Stem cell tolerance through the use of engineered antigen-specific regulatory T cells

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Stem cell tolerance through the use of engineered antigen-specific regulatory T cells

Public Abstract:
Type 1 Diabetes (T1D) occurs as a consequence of uncontrolled immune activation, culminating in the destruction of insulin-producing beta-cells. Efforts to prevent or reverse diabetes have been limited by the lack of safe and effective immunotherapies coupled with the inability to restore insulin producing beta-cells. We believe proper immune control to self-tissues to be a fundamental requirement for any effective therapy, whether the goal is prevention of early beta-cell loss, beta-cell regeneration at disease onset, or ultimately beta-cell replacement in cases of established T1D. To impact disease, any effective therapy must first restore a glucose-responsive insulin-producing beta-cell population. Stem cells represent one of the most promising alternative sources of insulin-producing cells. Second, a therapy must combat the persistent autoimmune attack, as well as any attack directed at foreign tissues following transplantation. The goal of this project is to bring together research efforts in these two complementary areas to fill these critical gaps. Previous studies have focused on the use of regulatory T cells (Tregs) as one key means of restoring immune tolerance in T1D. A key parameter has been the importance of antigen specificity in directing the tissue-protective functions of Tregs. In the prevention setting, antigen-specific Tregs were at least 100-fold more effective in controlling diabetes when compared to Tregs with diverse receptors. Importantly, treatment with antigen-specific Tregs is capable of reversing diabetes in the non-obese diabetic (NOD) mouse model of T1D. Likewise, these Tregs have also been shown to be important in preventing tissue rejection in the transplantation setting. Thus, Treg specificity determined by the T cell receptor can be exploited to selectively suppress a particular component of an ongoing immune response. The translation of this knowledge requires a robust means to generate a large number of patient-derived antigen-specific Tregs. The goal of this proposal is to test the hypothesis that the introduction of antigen-specific Tregs will be able to correct the initiating and persistent autoimmunity in T1D, as well as prevent the transplant-mediated destruction of beta-cells following stem cell transplantation. Thus, we propose to develop engineered tissue-directed human regulatory T cells capable of suppressing autoimmune and transplant-related destruction of beta-cells. To generate these cells we will deliver the specific T cell receptors (TCRs) by gene therapy delivery mechanisms to a patient’s own Treg population and test their ability to suppress specific immune responses in immunodeficient mice following beta-cell replacement therapies.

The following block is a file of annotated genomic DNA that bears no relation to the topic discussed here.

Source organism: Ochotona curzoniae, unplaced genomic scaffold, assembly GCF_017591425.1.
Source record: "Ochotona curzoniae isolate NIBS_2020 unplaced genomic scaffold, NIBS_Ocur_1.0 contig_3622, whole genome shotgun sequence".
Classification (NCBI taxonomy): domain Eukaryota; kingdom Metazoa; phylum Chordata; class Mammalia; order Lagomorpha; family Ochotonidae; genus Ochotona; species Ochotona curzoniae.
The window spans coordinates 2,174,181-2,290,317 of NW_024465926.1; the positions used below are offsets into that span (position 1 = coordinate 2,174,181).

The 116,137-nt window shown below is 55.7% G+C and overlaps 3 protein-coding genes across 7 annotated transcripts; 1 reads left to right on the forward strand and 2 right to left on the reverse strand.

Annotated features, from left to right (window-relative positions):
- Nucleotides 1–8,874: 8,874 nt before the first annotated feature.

Statement of Benefit to California:
Type 1 diabetes (T1D), previously referred to as Juvenile Diabetes, is a chronic condition that leads to devastating consequences for patients and places a huge financial burden on the California health care system. T1D occurs as a consequence of the systematic immune destruction of the insulin-producing beta cells in the pancreas. Once those cells are destroyed, the production of insulin is dramatically compromised and patients lose the ability to control blood sugar levels. Chronic periods of elevated blood sugar result in numerous secondary complications including heart disease, blindness, kidney failure, and abnormal nervous system function, among others. There is currently no known way to prevent T1D. According to the California Department of Public Health, there were 2.7 million Californians with diabetes in 2007, meaning that 1 out 10 adult Californians has diabetes. Of these, approximately 5-10% of patients have T1D, with the remainder consisting of patients with insulin-resistant type 2 diabetes. Of particular concern, the incidence rate of T1D has been increasing, particularly in children 5 years old and under. T1D is the second most common chronic disease in children, second only to asthma. Consequently T1D, and improved therapeutic approaches for this disease, are issues of great importance to the people of California. Intensive insulin therapy is the only current treatment for T1D. While effective at reducing blood sugar levels in the short term, insulin therapy does not address the underlying autoimmune attack which leads to T1D. Our studies will explore the potential use of human embryonic stem cells to restore insulin-producing cells. In addition, we are exploring ways to genetically modify (through the use of gene therapy) a population of regulatory cells (Tregs) within the immune system to stop the autoimmune attack that initiates T1D. We expect that these modified Tregs will not only stop the autoimmune process, but will also protect against the immune attack which normally arises against the transplanted tissues and any stem cell-derived tissues. We hope to eventually use these procedures to treat patients with T1D. If successful, our results may allow patients with T1D to discontinue, or greatly reduce the amount of insulin they must currently take to maintain normal blood sugar levels. This approach will directly benefit those with T1D, as well as the general population by reducing the health care burden associated with the care of this chronic disease.